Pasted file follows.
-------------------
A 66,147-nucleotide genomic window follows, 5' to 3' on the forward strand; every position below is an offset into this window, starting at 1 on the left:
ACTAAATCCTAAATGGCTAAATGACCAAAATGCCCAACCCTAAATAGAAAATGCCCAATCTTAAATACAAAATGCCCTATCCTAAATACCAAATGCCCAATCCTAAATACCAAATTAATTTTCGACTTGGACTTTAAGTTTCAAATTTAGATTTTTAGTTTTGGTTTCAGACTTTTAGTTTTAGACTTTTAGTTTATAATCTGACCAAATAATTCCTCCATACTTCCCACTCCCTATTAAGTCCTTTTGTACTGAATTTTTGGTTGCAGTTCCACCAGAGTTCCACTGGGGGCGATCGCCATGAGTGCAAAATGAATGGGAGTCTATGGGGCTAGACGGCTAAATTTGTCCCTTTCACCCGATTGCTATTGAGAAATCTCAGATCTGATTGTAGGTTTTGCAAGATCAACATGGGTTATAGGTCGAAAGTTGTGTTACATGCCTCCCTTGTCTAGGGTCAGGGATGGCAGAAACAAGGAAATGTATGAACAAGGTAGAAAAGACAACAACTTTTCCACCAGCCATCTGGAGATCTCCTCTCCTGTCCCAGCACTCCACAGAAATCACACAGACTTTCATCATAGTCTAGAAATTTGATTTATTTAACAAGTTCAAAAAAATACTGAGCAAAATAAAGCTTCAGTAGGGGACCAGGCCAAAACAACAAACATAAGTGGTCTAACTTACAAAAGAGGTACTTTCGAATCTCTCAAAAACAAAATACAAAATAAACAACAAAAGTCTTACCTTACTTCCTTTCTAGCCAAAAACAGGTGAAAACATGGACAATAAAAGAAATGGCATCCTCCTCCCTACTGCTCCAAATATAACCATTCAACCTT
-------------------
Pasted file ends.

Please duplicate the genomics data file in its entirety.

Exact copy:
A 66,147-nucleotide genomic window follows, 5' to 3' on the forward strand; every position below is an offset into this window, starting at 1 on the left:
ACTAAATCCTAAATGGCTAAATGACCAAAATGCCCAACCCTAAATAGAAAATGCCCAATCTTAAATACAAAATGCCCTATCCTAAATACCAAATGCCCAATCCTAAATACCAAATTAATTTTCGACTTGGACTTTAAGTTTCAAATTTAGATTTTTAGTTTTGGTTTCAGACTTTTAGTTTTAGACTTTTAGTTTATAATCTGACCAAATAATTCCTCCATACTTCCCACTCCCTATTAAGTCCTTTTGTACTGAATTTTTGGTTGCAGTTCCACCAGAGTTCCACTGGGGGCGATCGCCATGAGTGCAAAATGAATGGGAGTCTATGGGGCTAGACGGCTAAATTTGTCCCTTTCACCCGATTGCTATTGAGAAATCTCAGATCTGATTGTAGGTTTTGCAAGATCAACATGGGTTATAGGTCGAAAGTTGTGTTACATGCCTCCCTTGTCTAGGGTCAGGGATGGCAGAAACAAGGAAATGTATGAACAAGGTAGAAAAGACAACAACTTTTCCACCAGCCATCTGGAGATCTCCTCTCCTGTCCCAGCACTCCACAGAAATCACACAGACTTTCATCATAGTCTAGAAATTTGATTTATTTAACAAGTTCAAAAAAATACTGAGCAAAATAAAGCTTCAGTAGGGGACCAGGCCAAAACAACAAACATAAGTGGTCTAACTTACAAAAGAGGTACTTTCGAATCTCTCAAAAACAAAATACAAAATAAACAACAAAAGTCTTACCTTACTTCCTTTCTAGCCAAAAACAGGTGAAAACATGGACAATAAAAGAAATGGCATCCTCCTCCCTACTGCTCCAAATATAACCATTCAACCTT